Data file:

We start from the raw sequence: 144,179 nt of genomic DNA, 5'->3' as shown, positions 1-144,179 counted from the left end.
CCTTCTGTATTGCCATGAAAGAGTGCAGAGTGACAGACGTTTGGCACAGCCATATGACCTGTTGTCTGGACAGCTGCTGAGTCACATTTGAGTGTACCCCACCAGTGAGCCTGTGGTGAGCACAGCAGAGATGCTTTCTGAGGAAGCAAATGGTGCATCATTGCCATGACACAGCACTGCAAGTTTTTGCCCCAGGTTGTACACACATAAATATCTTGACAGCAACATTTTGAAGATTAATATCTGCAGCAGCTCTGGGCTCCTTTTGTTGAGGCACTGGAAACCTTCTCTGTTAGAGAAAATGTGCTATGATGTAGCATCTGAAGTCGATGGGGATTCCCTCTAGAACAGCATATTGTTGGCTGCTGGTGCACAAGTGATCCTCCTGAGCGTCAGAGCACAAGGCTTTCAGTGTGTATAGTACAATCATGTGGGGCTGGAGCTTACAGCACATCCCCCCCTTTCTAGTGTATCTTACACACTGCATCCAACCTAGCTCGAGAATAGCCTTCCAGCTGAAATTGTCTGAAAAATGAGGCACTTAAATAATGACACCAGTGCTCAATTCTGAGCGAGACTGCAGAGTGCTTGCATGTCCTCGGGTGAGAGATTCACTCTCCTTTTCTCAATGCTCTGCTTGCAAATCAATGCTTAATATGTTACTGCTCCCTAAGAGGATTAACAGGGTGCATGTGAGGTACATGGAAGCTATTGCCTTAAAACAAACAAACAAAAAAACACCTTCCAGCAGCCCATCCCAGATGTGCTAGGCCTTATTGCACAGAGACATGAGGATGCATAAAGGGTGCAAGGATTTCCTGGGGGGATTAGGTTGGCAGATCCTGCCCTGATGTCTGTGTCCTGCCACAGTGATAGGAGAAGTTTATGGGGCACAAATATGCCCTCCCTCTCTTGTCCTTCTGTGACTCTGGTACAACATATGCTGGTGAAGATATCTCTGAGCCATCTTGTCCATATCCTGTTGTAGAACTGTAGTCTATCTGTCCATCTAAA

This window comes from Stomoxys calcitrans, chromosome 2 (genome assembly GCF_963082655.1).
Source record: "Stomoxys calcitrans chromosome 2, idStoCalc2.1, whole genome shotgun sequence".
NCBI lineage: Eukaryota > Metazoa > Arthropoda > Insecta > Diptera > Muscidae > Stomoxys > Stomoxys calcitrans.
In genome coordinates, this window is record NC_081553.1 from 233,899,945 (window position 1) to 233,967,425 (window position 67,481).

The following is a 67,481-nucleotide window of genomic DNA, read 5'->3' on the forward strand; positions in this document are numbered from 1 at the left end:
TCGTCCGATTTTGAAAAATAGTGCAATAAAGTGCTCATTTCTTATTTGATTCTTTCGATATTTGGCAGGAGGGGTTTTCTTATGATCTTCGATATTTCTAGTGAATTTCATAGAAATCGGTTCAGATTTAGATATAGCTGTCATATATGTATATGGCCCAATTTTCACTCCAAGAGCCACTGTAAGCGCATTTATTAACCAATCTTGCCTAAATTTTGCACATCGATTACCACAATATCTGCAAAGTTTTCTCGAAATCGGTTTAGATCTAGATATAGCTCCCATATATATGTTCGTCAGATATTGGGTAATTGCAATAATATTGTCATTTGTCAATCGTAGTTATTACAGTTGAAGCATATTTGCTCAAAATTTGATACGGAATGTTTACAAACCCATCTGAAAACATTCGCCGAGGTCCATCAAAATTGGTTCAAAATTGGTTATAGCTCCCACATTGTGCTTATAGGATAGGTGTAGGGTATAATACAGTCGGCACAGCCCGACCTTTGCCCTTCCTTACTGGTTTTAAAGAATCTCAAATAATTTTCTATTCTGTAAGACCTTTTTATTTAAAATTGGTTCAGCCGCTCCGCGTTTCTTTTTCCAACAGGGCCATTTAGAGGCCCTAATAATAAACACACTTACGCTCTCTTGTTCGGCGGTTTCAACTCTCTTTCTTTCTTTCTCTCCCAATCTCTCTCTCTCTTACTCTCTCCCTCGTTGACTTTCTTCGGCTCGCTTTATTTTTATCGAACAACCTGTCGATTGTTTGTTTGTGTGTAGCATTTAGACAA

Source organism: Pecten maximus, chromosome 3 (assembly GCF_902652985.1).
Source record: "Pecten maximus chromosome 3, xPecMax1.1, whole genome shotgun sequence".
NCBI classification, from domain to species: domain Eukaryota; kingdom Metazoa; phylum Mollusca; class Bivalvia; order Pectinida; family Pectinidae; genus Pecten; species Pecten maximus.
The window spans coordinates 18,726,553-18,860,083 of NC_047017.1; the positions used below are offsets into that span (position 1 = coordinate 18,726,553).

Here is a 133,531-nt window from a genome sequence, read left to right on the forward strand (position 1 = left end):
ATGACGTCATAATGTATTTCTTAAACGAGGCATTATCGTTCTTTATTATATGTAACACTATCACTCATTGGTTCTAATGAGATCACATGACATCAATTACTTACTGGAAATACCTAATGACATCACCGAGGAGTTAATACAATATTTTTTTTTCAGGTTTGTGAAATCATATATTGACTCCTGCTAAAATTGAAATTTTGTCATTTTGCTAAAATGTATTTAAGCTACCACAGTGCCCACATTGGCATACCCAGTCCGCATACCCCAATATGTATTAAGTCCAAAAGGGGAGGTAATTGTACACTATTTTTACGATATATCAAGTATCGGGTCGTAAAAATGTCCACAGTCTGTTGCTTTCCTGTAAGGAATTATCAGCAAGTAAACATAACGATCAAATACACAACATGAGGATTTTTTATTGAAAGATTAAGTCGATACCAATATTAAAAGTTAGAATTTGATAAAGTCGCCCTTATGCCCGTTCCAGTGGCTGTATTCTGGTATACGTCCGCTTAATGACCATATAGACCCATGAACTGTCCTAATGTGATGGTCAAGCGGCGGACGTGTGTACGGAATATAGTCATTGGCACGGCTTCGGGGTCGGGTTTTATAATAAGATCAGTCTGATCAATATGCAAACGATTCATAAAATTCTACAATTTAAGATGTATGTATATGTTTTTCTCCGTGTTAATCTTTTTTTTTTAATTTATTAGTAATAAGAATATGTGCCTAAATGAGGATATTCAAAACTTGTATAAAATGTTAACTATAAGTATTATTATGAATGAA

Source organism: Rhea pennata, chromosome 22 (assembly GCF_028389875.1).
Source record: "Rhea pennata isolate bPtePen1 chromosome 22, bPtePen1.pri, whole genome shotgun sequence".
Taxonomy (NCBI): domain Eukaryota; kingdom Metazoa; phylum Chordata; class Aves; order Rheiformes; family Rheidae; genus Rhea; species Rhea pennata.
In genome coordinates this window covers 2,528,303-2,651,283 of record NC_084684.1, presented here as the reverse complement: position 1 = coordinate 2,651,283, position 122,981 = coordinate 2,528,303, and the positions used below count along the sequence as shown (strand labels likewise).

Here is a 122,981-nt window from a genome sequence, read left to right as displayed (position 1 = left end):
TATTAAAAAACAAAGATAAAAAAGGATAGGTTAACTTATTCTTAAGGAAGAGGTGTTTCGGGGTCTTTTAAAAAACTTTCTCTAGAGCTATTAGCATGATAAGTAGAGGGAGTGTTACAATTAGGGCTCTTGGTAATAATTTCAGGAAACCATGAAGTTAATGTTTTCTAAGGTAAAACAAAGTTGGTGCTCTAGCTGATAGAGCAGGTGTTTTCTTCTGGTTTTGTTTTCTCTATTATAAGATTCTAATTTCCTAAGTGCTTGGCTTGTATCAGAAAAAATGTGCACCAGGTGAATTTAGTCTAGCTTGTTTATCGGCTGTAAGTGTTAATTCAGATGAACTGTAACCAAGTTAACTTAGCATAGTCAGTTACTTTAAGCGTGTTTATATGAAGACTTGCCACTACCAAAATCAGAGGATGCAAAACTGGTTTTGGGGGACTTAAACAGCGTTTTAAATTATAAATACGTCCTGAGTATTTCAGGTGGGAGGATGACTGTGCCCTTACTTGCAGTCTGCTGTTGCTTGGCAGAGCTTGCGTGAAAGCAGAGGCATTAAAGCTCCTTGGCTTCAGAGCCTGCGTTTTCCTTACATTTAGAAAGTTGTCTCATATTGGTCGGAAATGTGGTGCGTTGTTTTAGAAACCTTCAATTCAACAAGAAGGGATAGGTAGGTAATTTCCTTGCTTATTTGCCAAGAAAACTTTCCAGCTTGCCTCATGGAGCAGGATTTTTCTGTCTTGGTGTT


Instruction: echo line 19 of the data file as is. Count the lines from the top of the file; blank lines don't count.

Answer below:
Here is a 122,981-nt window from a genome sequence, read left to right as displayed (position 1 = left end):